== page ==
Fleet school instructor looks back on ‘sweet’ career


Peter Mallett
Staff Writer

Petty Officer Second Class Richard Beaumont’s retirement cake was made and decorated to showcase his 32 years of sweet success in the Royal Canadian Navy.

The cake, shaped as an anchor and covered in a gold fondant, measured 17 by 49 inches – the age when he started and when he finished in the navy. Hand piped on the anchor shaft were the classes of ships he sailed in and the trade motto.

“The symbolism on the cake told my naval story to a degree that became an interesting talking point,” he says. “Also included in the design was a compass, symbolic of setting a new course in life; a Kisbee ring, if the plan goes awry; a golden Turtle for crossing the Equator numerous times, and some rust colouring for being an old salt of the seas.”

The 49-year-old now retired naval combat information operator (NCIOP) gathered with family, co-workers, and former shipmates for his Depart with Dignity Ceremony at the Chiefs and Petty Officers’ Mess on Aug. 5.

A second cake was also made with the Naval Combat Information Operator trade badge on it. 

“I’m amongst the very few left to have signed up as a Radar Plotter before the trade changed names and MOC number,” he says. “There are still some RPs left but they are mostly promoted out of the trade.”

17 to 49

His sea legs started as a member of the Royal Canadian Sea Cadet Corps in his hometown of Edmonton. As soon as he turned 17, he joined the naval reserves and discovered finding his sea legs meant “ditching the Gravol.”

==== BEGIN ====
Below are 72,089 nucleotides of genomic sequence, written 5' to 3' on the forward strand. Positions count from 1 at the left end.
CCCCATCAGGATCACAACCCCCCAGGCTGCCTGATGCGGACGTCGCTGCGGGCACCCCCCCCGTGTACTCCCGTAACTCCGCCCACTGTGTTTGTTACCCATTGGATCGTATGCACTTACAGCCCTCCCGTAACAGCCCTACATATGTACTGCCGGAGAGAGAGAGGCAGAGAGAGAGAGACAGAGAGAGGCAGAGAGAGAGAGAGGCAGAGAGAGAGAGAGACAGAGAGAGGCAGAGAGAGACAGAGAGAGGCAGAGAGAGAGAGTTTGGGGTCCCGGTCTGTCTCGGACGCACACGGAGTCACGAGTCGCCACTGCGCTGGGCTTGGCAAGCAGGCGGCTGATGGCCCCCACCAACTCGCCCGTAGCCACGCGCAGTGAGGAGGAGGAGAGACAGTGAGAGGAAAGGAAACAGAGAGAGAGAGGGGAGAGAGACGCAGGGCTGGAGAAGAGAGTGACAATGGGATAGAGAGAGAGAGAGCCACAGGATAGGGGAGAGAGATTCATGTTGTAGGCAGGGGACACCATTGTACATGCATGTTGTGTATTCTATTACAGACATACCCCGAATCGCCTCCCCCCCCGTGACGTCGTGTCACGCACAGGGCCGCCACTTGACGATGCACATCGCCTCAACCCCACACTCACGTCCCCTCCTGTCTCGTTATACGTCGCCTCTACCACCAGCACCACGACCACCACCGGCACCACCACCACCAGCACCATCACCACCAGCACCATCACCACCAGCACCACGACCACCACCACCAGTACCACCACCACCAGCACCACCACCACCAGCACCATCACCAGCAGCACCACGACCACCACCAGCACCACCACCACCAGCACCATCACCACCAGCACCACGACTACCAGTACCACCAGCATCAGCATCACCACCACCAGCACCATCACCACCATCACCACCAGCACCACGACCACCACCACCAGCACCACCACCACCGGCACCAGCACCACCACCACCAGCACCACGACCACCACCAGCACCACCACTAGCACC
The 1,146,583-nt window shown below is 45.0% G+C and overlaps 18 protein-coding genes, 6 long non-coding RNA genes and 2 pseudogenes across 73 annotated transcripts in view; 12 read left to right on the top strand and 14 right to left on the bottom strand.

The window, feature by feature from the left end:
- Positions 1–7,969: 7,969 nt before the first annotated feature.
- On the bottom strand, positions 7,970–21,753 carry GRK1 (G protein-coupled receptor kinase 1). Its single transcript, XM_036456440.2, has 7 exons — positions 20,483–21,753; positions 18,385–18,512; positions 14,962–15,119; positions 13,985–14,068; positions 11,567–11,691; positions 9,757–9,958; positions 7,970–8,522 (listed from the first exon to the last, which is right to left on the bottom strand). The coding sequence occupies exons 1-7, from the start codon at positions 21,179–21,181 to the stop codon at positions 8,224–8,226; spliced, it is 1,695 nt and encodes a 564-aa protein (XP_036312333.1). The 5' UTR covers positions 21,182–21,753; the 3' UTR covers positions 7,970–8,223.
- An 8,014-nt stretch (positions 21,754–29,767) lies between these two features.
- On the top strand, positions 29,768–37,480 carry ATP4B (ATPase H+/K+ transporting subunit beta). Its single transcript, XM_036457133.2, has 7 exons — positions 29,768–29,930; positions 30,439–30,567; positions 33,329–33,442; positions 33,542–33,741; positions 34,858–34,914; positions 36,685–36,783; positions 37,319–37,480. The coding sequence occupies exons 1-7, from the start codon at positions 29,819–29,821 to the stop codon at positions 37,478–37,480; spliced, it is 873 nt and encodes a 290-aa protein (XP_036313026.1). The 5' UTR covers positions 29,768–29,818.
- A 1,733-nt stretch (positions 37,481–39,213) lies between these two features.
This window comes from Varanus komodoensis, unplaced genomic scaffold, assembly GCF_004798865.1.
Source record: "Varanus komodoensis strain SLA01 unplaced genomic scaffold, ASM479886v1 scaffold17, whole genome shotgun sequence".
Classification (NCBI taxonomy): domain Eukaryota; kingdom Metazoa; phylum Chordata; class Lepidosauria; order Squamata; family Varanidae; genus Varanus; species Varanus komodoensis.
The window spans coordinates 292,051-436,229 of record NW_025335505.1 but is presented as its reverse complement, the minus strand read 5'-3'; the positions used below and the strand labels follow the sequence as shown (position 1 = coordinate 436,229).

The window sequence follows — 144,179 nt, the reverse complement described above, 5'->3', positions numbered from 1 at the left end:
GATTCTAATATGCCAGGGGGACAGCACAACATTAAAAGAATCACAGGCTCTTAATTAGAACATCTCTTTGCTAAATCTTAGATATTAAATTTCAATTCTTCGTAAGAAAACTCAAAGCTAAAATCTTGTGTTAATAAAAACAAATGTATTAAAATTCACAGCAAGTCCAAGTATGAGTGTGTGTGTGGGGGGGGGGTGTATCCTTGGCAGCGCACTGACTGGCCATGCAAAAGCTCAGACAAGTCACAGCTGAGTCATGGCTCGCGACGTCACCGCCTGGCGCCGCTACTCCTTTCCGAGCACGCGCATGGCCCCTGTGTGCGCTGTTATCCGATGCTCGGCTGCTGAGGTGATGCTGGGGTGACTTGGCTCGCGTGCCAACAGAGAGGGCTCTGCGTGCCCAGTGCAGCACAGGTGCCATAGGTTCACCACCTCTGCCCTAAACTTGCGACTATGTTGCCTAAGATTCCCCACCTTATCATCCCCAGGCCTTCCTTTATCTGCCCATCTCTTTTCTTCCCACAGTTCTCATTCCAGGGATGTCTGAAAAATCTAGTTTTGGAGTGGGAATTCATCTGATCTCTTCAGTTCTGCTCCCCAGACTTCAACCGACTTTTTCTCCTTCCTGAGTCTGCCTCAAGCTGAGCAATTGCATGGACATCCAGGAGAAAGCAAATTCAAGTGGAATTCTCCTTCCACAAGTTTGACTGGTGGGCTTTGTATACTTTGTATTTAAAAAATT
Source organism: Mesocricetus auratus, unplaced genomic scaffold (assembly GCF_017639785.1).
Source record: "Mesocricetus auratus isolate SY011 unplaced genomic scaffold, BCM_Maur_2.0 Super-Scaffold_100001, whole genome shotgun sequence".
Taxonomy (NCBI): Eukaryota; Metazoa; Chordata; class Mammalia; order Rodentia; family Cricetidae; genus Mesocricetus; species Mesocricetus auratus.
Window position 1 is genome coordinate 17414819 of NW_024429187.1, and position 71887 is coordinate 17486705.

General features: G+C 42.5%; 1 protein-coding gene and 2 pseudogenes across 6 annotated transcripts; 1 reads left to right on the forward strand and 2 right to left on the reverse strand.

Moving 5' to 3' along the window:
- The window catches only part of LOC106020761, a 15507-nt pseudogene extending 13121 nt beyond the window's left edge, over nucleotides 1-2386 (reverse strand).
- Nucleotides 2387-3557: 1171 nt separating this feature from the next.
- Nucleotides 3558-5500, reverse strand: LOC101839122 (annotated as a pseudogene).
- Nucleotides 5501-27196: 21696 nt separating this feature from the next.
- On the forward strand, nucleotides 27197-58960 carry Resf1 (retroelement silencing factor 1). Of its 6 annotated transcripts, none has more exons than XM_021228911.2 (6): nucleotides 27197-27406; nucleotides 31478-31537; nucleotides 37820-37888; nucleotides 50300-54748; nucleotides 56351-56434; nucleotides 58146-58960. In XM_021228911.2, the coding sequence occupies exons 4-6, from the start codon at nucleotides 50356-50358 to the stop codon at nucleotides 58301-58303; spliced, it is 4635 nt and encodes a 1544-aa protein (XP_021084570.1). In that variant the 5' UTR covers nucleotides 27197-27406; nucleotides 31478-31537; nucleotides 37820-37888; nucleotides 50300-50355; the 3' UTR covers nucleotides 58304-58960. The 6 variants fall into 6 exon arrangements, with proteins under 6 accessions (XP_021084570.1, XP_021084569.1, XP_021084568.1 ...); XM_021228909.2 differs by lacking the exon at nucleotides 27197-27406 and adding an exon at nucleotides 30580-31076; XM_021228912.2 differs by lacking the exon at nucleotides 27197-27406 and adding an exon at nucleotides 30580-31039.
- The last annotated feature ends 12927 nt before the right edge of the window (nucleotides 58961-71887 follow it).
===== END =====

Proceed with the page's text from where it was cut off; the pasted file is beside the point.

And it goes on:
Before he landed his last position as an instructor at Naval Fleet School (Pacific), he sailed on numerous deployments.

“I went on four SAR [Search and Rescue] missions, participated in numerous missile shoots, interdiction operations, deployments, way too many task group exercises, and two Persian [Gulf] excursions,” he says. “There was also exploring Malaysia with my friend PO1 Jimmo, and Darwin with PO2 Thorne and many of my watch members.”

He sailed on most of the former Porte-class gate vessels of the west coast, the destroyers HMC Ships Saskatchewan and Annapolis, minesweeper HMCS Chignecto, HMC Ship Algonquin and Huron, and most of the current commissioned vessels of the Pacific fleet.

During his career, he witnessed the progression of no fewer than six different combat systems. Despite massive changes to the fleet, sweeping technological advancement in radar technology is what stood out the most, he says. 

“The greatest advancement in my trade is the technology used to share information with our allies. Specifically, LINK AIS and IFF, and the continued evolution and development of these systems that remarkably improve what we know beyond the horizon with the exchange of information automatic.”

The Identification Friend or Foe (IFF) system is now far beyond the old light pens previously used to identify aircraft modes and codes, he adds. AIS saves an incredible amount of time when hailing a ship by radio to discuss navigation and passing intentions. This and other technical changes in the navy helped him in teaching the trade and gave him insight into the big picture and significance to NCIOP candidates.

He taught various qualification levels of the trade between 2007 and 2011 and again in 2020.

But the tools of the NCIOP and the advancement in naval technology are now in his rear-view mirror. Beaumont says not being able to go to sea was a major factor that led him to retire from the military.

“The last eight years of my service taught me that I was capable of doing more, but those challenges lay outside of the CAF. Not being able to go to sea and do the job is very important to me, so I’m plotting a new course.”

His working days aren’t over, he is just shifting gears.

He is currently studying Nautical Sciences at Camosun College where he is earning his 500-tonn master qualification as he explores job options within the marine sector as a tugboat operator or possible employment with BC Ferries or the Coast Guard.

As it that wasn’t enough to keep him busy, the motorcycle enthusiast is the owner and head instructor of his own small business Learn to Ride Motorcycle Training Ltd. www.Learntoride.ca


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